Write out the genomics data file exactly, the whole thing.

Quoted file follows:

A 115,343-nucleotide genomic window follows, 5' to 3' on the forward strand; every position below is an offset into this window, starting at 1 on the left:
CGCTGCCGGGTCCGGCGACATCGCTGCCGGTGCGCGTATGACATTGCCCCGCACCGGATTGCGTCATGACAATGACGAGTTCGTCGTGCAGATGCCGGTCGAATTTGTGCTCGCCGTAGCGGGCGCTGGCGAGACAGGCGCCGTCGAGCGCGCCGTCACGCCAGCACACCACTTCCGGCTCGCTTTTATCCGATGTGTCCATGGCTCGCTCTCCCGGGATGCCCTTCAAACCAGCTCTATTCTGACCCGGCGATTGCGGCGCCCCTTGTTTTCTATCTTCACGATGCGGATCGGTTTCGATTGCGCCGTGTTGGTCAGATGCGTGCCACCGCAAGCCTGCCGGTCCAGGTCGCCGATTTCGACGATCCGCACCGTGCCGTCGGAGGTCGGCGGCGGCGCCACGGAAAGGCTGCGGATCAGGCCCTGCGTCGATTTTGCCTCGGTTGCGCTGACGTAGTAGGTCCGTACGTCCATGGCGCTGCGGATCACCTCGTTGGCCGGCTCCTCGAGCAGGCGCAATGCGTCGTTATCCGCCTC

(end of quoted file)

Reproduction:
A 115,343-nucleotide genomic window follows, 5' to 3' on the forward strand; every position below is an offset into this window, starting at 1 on the left:
CGCTGCCGGGTCCGGCGACATCGCTGCCGGTGCGCGTATGACATTGCCCCGCACCGGATTGCGTCATGACAATGACGAGTTCGTCGTGCAGATGCCGGTCGAATTTGTGCTCGCCGTAGCGGGCGCTGGCGAGACAGGCGCCGTCGAGCGCGCCGTCACGCCAGCACACCACTTCCGGCTCGCTTTTATCCGATGTGTCCATGGCTCGCTCTCCCGGGATGCCCTTCAAACCAGCTCTATTCTGACCCGGCGATTGCGGCGCCCCTTGTTTTCTATCTTCACGATGCGGATCGGTTTCGATTGCGCCGTGTTGGTCAGATGCGTGCCACCGCAAGCCTGCCGGTCCAGGTCGCCGATTTCGACGATCCGCACCGTGCCGTCGGAGGTCGGCGGCGGCGCCACGGAAAGGCTGCGGATCAGGCCCTGCGTCGATTTTGCCTCGGTTGCGCTGACGTAGTAGGTCCGTACGTCCATGGCGCTGCGGATCACCTCGTTGGCCGGCTCCTCGAGCAGGCGCAATGCGTCGTTATCCGCCTC